THINK Primary #4 | Praise

PRAISE – Getting it right!

There is a bank of research evidence pointing to the fact that we have to be really careful with how we praise children.

The wrong kind of praise

The wrong kind of praise can be enormously damaging; linked to children giving up, under-performing, cheating, and developing a fixed mindset.

“You’re so clever at…”

“You’re the best at…”

“You make it look so easy…”

When we give praise like this, the message we are sending children is that being clever is what matters, that looking clever (at whatever the cost) is what those around us value most.

A child will think “I can look clever if I copy or cheat, I can look clever if I belittle someone else, and if the task ahead is going to be difficult, I won’t bother trying, because I don’t want to look like I can’t do it.”

If we praise children for doing better than others – “Well done, you were the best!”, our message is that we value beating classmates, when in fact we positively encourage the idea of collaboration.

If we praise children for getting everything right – “Well done, that’s perfect!”, the message we send is that mistakes are bad, when we know that making mistakes is an important part of the learning cycle. If children think we don’t want to see mistakes, they will start to avoid situations where they might make any and so avoid challenges.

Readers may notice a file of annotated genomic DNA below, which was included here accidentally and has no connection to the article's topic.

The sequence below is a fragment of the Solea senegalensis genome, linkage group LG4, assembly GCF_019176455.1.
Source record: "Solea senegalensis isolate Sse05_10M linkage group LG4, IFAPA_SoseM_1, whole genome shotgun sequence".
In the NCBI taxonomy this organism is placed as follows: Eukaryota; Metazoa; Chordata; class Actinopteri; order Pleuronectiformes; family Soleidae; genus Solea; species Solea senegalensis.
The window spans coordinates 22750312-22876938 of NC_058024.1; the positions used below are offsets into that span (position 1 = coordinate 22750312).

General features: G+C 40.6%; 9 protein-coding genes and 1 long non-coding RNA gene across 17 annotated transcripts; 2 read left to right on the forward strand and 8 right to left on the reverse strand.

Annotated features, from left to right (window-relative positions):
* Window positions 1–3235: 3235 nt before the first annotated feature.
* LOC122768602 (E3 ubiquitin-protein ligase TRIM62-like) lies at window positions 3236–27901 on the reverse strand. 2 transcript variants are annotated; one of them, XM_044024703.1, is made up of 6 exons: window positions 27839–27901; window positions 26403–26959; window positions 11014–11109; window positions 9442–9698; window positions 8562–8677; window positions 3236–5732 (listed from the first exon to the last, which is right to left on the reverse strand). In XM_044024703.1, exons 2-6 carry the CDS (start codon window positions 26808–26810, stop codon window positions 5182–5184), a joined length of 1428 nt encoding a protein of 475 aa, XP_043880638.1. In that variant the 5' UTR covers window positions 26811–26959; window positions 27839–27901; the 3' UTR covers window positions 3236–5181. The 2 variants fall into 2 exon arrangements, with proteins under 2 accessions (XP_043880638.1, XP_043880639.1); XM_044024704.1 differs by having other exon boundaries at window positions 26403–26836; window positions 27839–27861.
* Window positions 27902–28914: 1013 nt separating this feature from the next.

Empty praise

Sometimes we want to praise children, because doing so makes us feel good. We like to see the smile on their face when they receive praise. Often, we repeat what we heard our parents say to us; “Good girl”, “Well done”, “That’s great!”

If we’re not careful, we can turn our children into ‘Praise junkies’. They just want to hear these words!

But empty praise like this isn’t worth much. How much more impactful to praise sparingly, but meaningfully?


The right kind of praise

We should aim to praise the effort, perseverance, motivation, strategies, and thinking processes which led to the end result. We should try to discuss errors and mistakes and help children see them as opportunities to improve.

When we want to say, “Well done” try to finish that sentence with something meaningful like …

“… you concentrated so well, look what you’ve managed to achieve!”

“… I really like the way you …”

“… when you took a bit more time, you were really able to …”

“… that’s a good start, but why don’t you have another go. Maybe this time you could …”

“… for really sticking at this. Look what you’ve managed to do!”

“… your picture has so many beautiful colours. Tell me why you chose them”

“… it that you made a mistake. Maybe if you think about why it didn’t work you can learn from it and have another go.”

Making that small change to the way we speak to all children (from the very youngest), can have an enormous effect on the kind of learner they become.


Carol Dweck is Professor of Psychology at Stanford University (known for her hugely influential research work on mindset: